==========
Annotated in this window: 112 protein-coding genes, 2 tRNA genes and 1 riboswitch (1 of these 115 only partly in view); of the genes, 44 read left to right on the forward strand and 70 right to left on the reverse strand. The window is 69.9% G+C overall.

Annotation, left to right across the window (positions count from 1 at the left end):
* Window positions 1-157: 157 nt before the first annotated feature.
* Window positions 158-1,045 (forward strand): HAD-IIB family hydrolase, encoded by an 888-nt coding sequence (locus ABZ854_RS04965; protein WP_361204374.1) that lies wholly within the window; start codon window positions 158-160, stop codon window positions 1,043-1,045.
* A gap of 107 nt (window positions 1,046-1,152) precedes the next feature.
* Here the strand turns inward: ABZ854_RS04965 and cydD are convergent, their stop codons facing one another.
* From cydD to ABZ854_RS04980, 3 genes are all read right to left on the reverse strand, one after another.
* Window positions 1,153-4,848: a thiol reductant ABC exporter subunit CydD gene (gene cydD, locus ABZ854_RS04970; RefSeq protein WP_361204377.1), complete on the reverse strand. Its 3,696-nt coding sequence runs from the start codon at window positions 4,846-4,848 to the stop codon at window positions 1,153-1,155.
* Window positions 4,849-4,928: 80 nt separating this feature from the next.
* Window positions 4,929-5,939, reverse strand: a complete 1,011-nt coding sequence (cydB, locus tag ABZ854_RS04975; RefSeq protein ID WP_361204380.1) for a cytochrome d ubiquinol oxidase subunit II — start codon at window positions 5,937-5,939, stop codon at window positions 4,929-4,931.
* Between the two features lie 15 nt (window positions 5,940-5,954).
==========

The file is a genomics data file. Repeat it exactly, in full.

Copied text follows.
Annotated in this window: 112 protein-coding genes, 2 tRNA genes and 1 riboswitch (1 of these 115 only partly in view); of the genes, 44 read left to right on the forward strand and 70 right to left on the reverse strand. The window is 69.9% G+C overall.

Annotation, left to right across the window (positions count from 1 at the left end):
* Window positions 1-157: 157 nt before the first annotated feature.
* Window positions 158-1,045 (forward strand): HAD-IIB family hydrolase, encoded by an 888-nt coding sequence (locus ABZ854_RS04965; protein WP_361204374.1) that lies wholly within the window; start codon window positions 158-160, stop codon window positions 1,043-1,045.
* A gap of 107 nt (window positions 1,046-1,152) precedes the next feature.
* Here the strand turns inward: ABZ854_RS04965 and cydD are convergent, their stop codons facing one another.
* From cydD to ABZ854_RS04980, 3 genes are all read right to left on the reverse strand, one after another.
* Window positions 1,153-4,848: a thiol reductant ABC exporter subunit CydD gene (gene cydD, locus ABZ854_RS04970; RefSeq protein WP_361204377.1), complete on the reverse strand. Its 3,696-nt coding sequence runs from the start codon at window positions 4,846-4,848 to the stop codon at window positions 1,153-1,155.
* Window positions 4,849-4,928: 80 nt separating this feature from the next.
* Window positions 4,929-5,939, reverse strand: a complete 1,011-nt coding sequence (cydB, locus tag ABZ854_RS04975; RefSeq protein ID WP_361204380.1) for a cytochrome d ubiquinol oxidase subunit II — start codon at window positions 5,937-5,939, stop codon at window positions 4,929-4,931.
* Between the two features lie 15 nt (window positions 5,940-5,954).